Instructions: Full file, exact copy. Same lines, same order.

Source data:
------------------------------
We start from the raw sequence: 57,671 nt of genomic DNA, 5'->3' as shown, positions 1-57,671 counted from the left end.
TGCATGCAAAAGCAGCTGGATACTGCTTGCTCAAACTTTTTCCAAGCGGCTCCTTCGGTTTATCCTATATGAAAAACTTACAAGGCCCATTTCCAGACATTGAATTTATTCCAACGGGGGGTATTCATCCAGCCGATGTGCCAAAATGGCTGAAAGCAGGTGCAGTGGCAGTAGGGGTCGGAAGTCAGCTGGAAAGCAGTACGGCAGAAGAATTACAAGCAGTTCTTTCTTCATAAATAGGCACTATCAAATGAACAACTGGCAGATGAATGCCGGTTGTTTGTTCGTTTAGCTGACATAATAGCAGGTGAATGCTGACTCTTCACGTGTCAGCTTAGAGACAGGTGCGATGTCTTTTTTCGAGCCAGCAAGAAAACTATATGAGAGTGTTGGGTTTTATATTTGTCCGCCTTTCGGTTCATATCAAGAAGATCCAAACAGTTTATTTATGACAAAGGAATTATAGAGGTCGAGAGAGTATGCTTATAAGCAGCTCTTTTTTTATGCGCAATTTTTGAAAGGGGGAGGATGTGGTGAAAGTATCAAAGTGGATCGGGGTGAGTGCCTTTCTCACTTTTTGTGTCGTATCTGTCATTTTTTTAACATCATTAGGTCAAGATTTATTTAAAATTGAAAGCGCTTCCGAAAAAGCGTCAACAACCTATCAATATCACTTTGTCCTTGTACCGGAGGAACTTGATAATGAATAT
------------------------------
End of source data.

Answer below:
We start from the raw sequence: 57,671 nt of genomic DNA, 5'->3' as shown, positions 1-57,671 counted from the left end.
TGCATGCAAAAGCAGCTGGATACTGCTTGCTCAAACTTTTTCCAAGCGGCTCCTTCGGTTTATCCTATATGAAAAACTTACAAGGCCCATTTCCAGACATTGAATTTATTCCAACGGGGGGTATTCATCCAGCCGATGTGCCAAAATGGCTGAAAGCAGGTGCAGTGGCAGTAGGGGTCGGAAGTCAGCTGGAAAGCAGTACGGCAGAAGAATTACAAGCAGTTCTTTCTTCATAAATAGGCACTATCAAATGAACAACTGGCAGATGAATGCCGGTTGTTTGTTCGTTTAGCTGACATAATAGCAGGTGAATGCTGACTCTTCACGTGTCAGCTTAGAGACAGGTGCGATGTCTTTTTTCGAGCCAGCAAGAAAACTATATGAGAGTGTTGGGTTTTATATTTGTCCGCCTTTCGGTTCATATCAAGAAGATCCAAACAGTTTATTTATGACAAAGGAATTATAGAGGTCGAGAGAGTATGCTTATAAGCAGCTCTTTTTTTATGCGCAATTTTTGAAAGGGGGAGGATGTGGTGAAAGTATCAAAGTGGATCGGGGTGAGTGCCTTTCTCACTTTTTGTGTCGTATCTGTCATTTTTTTAACATCATTAGGTCAAGATTTATTTAAAATTGAAAGCGCTTCCGAAAAAGCGTCAACAACCTATCAATATCACTTTGTCCTTGTACCGGAGGAACTTGATAATGAATAT